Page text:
TOMPKINS COUNTY, N.Y. — Since October, the Tompkins County Office of Human Rights has been without a director after Karen Baer was suspended and charged with not fulfilling her duties as director and creating a dysfunctional environment.

Though it’s still undecided what the county will choose to do, a hearing officer has found that Baer did not create a dysfunctional environment, but he did find her guilty of other charges. The hearing officer Murry Solomon said there should be some recourse for Baer, but did not recommend she be terminated.

The story leading up to the recent decision is long. A report related to the investigations leading up to the charges is here. And a summary from the hearing is here.

The short version is that in October, Tompkins County brought three charges against Baer after an investigation was conducted into claims she made of discrimination and retaliation. She was charged with not fulfilling her duties as director, being insubordinate by refusing to participate in the investigation and creating a dysfunctional environment.

Baer denied the charges against her. In the hearing and in subsequent statements, Baer made it clear she did not participate in the investigation because her terms were not met by the investigator, terms she requested because she had concerns with how a previous investigation had been handled.

To examine the three charges, a public Section 75 New York Civil Service Law hearing took place in December. Baer, Taylor and several county officials including Legislator Mike Lane, former Deputy County Administrator Paula Younger testified.

A key issue examined in the case was why Baer did not participate in Taylor’s investigation into the claims she made of discrimination and exclusion.

In a 42-page decision, the hearing officer acknowledged that Baer had serious concerns about how a previous investigation into her claims was handled. Baer felt the first investigator was biased against her and others of color and also said he fell asleep during his interview with her.

During the hearing, Baer and her defense said she did talk to Taylor at the beginning of his investigation and she requested an explanation in writing on how the investigation would be conducted. Taylor said he tried to call Baer back multiple times, but she never responded. However, Taylor also did not ever provide what she requested in writing.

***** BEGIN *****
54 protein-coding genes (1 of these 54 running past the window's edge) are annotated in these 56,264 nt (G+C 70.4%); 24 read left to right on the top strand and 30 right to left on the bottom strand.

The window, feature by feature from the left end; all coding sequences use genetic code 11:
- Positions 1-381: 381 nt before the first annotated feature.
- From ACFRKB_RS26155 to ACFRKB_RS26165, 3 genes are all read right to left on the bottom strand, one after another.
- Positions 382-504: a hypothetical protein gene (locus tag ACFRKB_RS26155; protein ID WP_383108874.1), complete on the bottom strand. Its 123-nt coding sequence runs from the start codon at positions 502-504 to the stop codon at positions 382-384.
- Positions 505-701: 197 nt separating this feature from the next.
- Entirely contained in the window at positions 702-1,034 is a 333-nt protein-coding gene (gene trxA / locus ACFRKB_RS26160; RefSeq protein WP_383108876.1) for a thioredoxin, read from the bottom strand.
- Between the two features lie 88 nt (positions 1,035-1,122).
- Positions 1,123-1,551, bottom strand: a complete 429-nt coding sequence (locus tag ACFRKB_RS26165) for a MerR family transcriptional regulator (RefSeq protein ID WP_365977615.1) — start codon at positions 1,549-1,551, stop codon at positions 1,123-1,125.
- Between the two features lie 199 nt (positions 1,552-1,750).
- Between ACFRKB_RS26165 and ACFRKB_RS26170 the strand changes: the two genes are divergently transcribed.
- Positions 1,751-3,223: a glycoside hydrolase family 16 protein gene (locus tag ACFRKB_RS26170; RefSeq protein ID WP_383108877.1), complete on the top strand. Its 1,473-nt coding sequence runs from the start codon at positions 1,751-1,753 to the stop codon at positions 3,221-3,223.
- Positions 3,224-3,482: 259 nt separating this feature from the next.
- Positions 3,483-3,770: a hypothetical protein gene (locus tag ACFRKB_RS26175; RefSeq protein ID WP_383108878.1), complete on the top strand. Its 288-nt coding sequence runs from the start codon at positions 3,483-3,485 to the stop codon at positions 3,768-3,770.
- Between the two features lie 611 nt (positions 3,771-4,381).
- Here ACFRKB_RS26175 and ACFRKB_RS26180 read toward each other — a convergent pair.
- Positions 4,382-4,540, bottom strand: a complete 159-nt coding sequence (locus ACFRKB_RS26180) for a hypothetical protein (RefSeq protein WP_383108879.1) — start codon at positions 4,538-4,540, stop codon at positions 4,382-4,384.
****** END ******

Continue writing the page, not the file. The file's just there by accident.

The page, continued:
Solomon said Baer should have known that not returning Tylor’s repeated phone calls was unacceptable. Her failure to follow a “reasonable directive,” he continued “warrants an appropriate measure of discipline.”

At the hearing, Solomon said he was looking for but did not see Baer concede or recognize “that she could possibly be at least partially at fault by not returning Mr. Taylor’s phone calls or anything else.” Instead, Solomon said she vilified legislators and the investigators and former county administrator.

“She remains unapologetic, much less unremorseful,” Solomon states.

He said her defense may have gained some traction if she returned Taylor’s calls and meaningful differences remained after civil conversation.

Despite not interviewing Baer, Taylor continued with his investigation into claims she made. He was hired to investigate allegations made by Baer, who claimed in emails dating from July 2016 to October 2016 that legislators and other officials engaged in a “pattern of retribution and exclusion as the result of her November 20, 2015 claims of discrimination. In the same correspondence, she alleged that Tompkins County engaged in a pattern of systemic and institutional discrimination against women and people of color.”

He ultimately concluded her claims were unfounded, and went further to say her refusal to participate in the investigation created a “dysfunctional environment” and her behavior “completely deligitimized the work of the OHR.”